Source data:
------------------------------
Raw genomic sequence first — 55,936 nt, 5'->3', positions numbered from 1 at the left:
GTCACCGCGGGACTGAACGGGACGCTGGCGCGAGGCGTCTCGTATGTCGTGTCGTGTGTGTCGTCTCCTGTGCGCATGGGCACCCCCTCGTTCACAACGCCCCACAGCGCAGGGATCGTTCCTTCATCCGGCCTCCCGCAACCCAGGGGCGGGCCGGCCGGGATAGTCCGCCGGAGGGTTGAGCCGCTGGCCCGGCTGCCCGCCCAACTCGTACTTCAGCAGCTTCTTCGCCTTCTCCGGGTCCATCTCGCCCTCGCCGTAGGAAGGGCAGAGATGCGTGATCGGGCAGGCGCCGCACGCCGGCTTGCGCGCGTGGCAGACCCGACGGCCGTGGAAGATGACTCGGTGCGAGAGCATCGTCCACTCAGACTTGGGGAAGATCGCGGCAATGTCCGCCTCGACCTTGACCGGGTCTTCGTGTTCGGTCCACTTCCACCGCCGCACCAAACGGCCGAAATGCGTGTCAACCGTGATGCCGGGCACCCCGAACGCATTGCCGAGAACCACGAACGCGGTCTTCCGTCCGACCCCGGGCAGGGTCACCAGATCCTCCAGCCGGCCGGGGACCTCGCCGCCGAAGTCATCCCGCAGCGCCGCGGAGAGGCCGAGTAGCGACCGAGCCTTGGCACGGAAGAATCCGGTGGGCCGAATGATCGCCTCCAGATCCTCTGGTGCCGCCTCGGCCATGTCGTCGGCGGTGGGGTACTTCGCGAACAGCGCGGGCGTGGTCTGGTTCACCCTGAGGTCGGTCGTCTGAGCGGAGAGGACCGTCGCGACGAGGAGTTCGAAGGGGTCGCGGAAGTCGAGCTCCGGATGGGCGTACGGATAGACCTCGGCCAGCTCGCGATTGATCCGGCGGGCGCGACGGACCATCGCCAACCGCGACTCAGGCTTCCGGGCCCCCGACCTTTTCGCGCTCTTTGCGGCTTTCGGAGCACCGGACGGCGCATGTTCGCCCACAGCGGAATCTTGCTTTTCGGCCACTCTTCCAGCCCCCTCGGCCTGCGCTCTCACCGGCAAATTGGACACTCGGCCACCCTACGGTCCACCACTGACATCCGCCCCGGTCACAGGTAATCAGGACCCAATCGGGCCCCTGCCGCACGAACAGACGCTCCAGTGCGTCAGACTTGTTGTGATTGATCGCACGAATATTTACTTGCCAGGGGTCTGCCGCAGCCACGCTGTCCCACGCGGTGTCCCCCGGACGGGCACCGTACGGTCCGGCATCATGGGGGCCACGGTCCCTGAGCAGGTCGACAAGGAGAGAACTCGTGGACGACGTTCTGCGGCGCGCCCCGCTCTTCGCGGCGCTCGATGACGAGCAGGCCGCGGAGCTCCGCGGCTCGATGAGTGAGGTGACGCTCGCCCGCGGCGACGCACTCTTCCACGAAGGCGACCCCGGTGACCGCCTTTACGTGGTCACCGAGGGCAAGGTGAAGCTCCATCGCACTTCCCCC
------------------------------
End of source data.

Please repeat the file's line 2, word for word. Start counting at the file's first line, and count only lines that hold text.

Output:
GTCACCGCGGGACTGAACGGGACGCTGGCGCGAGGCGTCTCGTATGTCGTGTCGTGTGTGTCGTCTCCTGTGCGCATGGGCACCCCCTCGTTCACAACGCCCCACAGCGCAGGGATCGTTCCTTCATCCGGCCTCCCGCAACCCAGGGGCGGGCCGGCCGGGATAGTCCGCCGGAGGGTTGAGCCGCTGGCCCGGCTGCCCGCCCAACTCGTACTTCAGCAGCTTCTTCGCCTTCTCCGGGTCCATCTCGCCCTCGCCGTAGGAAGGGCAGAGATGCGTGATCGGGCAGGCGCCGCACGCCGGCTTGCGCGCGTGGCAGACCCGACGGCCGTGGAAGATGACTCGGTGCGAGAGCATCGTCCACTCAGACTTGGGGAAGATCGCGGCAATGTCCGCCTCGACCTTGACCGGGTCTTCGTGTTCGGTCCACTTCCACCGCCGCACCAAACGGCCGAAATGCGTGTCAACCGTGATGCCGGGCACCCCGAACGCATTGCCGAGAACCACGAACGCGGTCTTCCGTCCGACCCCGGGCAGGGTCACCAGATCCTCCAGCCGGCCGGGGACCTCGCCGCCGAAGTCATCCCGCAGCGCCGCGGAGAGGCCGAGTAGCGACCGAGCCTTGGCACGGAAGAATCCGGTGGGCCGAATGATCGCCTCCAGATCCTCTGGTGCCGCCTCGGCCATGTCGTCGGCGGTGGGGTACTTCGCGAACAGCGCGGGCGTGGTCTGGTTCACCCTGAGGTCGGTCGTCTGAGCGGAGAGGACCGTCGCGACGAGGAGTTCGAAGGGGTCGCGGAAGTCGAGCTCCGGATGGGCGTACGGATAGACCTCGGCCAGCTCGCGATTGATCCGGCGGGCGCGACGGACCATCGCCAACCGCGACTCAGGCTTCCGGGCCCCCGACCTTTTCGCGCTCTTTGCGGCTTTCGGAGCACCGGACGGCGCATGTTCGCCCACAGCGGAATCTTGCTTTTCGGCCACTCTTCCAGCCCCCTCGGCCTGCGCTCTCACCGGCAAATTGGACACTCGGCCACCCTACGGTCCACCACTGACATCCGCCCCGGTCACAGGTAATCAGGACCCAATCGGGCCCCTGCCGCACGAACAGACGCTCCAGTGCGTCAGACTTGTTGTGATTGATCGCACGAATATTTACTTGCCAGGGGTCTGCCGCAGCCACGCTGTCCCACGCGGTGTCCCCCGGACGGGCACCGTACGGTCCGGCATCATGGGGGCCACGGTCCCTGAGCAGGTCGACAAGGAGAGAACTCGTGGACGACGTTCTGCGGCGCGCCCCGCTCTTCGCGGCGCTCGATGACGAGCAGGCCGCGGAGCTCCGCGGCTCGATGAGTGAGGTGACGCTCGCCCGCGGCGACGCACTCTTCCACGAAGGCGACCCCGGTGACCGCCTTTACGTGGTCACCGAGGGCAAGGTGAAGCTCCATCGCACTTCCCCC